The function of scent marking in territories: A resurrection of the intimidation hypothesis

  • Richardson P
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Abstract

The role scent marks play in territory maintenance is considered specifically in terms of how they may achieve the goal of limiting intruders from exploiting defended resources. In large territories, where permanent monitoring is not possible, scent marks must be able to function in the temporary absence of the residents. Scent mark density indirectly communicates to intruders the potential of being encountered by the owners, while the marks themselves intrinsically threaten intruders with physical attack if they are encountered. Territory residents must carry out this threat if intruders are encountered, otherwise there will be no deterrent to intruders and territory maintenance will be redundant. The response of intruders to scent marks will depend on their motivation and the value of the resource to be exploited. Thus, although scent marks are unlikely to exclude totally intruders from exploiting resources within a territory, they may limit the degree (time and space) to which the territory is intruded and hence indirectly protect its resources.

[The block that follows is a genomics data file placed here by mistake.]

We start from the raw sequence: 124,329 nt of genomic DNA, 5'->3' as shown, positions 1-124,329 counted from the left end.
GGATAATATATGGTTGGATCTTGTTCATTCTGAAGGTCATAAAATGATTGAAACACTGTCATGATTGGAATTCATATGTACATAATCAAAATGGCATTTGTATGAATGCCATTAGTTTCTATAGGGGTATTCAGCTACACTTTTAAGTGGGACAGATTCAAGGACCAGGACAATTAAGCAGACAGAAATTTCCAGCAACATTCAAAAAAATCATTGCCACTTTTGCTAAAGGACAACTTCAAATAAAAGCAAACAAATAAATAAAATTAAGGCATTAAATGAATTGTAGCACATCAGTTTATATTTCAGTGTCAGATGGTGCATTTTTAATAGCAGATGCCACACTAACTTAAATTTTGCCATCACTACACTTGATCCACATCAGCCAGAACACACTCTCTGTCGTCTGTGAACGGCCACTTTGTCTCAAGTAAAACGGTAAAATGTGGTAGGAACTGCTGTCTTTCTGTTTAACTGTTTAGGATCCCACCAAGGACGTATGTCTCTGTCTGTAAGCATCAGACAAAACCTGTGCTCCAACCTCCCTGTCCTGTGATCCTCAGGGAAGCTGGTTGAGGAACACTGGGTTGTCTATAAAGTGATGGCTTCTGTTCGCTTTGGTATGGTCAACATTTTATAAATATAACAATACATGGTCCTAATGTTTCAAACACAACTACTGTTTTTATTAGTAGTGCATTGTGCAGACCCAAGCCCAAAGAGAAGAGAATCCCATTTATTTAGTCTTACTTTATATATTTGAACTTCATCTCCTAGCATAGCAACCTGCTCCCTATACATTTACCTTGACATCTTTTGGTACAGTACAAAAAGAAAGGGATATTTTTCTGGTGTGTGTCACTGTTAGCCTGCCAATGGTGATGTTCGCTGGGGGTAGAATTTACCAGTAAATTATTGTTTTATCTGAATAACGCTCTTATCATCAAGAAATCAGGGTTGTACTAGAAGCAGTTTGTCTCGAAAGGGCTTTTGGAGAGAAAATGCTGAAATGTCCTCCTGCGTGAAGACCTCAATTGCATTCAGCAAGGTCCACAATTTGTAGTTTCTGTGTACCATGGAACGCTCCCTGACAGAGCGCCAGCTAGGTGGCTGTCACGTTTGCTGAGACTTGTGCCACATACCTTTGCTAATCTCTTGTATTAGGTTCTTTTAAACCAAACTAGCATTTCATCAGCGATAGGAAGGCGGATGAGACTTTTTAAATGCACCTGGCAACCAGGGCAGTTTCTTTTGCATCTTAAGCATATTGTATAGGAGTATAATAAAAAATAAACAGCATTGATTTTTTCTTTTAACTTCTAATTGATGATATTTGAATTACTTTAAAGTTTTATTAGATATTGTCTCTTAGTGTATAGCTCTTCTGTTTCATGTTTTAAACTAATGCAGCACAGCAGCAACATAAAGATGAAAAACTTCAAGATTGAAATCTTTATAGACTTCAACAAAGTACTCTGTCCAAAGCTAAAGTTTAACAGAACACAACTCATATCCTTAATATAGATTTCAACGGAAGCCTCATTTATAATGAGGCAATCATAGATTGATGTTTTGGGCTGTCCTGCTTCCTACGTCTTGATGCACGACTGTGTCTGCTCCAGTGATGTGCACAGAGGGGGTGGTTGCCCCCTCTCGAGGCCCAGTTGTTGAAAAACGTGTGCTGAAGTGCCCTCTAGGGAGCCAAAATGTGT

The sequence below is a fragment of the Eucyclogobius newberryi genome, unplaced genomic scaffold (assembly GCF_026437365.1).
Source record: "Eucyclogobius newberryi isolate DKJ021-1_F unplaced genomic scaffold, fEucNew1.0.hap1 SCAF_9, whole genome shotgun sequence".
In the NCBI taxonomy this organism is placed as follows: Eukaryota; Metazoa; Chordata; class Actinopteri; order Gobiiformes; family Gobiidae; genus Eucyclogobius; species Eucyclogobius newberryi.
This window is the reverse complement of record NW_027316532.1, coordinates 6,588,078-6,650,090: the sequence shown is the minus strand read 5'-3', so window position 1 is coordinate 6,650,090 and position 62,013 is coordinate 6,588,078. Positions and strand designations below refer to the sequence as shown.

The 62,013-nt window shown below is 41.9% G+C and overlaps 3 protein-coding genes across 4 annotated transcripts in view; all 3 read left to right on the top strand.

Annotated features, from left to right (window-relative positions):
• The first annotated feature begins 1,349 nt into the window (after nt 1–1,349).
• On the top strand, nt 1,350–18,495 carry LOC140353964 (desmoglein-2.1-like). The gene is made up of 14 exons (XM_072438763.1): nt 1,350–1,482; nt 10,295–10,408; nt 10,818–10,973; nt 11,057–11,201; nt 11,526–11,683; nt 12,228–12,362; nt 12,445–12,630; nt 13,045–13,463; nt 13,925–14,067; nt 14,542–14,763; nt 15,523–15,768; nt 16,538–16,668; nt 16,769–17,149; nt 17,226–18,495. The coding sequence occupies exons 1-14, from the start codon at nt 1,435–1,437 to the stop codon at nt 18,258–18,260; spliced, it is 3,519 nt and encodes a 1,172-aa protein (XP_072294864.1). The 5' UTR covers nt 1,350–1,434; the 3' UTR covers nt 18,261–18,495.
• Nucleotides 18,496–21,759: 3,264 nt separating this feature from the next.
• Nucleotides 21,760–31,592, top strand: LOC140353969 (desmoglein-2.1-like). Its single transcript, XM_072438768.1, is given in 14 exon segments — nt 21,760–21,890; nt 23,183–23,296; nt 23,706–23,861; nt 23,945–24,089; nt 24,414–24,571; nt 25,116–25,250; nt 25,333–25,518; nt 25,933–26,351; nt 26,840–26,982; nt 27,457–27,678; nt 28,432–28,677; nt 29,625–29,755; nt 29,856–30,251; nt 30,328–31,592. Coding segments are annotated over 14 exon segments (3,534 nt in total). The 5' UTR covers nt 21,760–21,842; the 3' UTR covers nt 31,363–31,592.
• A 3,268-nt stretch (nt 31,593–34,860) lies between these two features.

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Authors

  • P. R.K. Richardson

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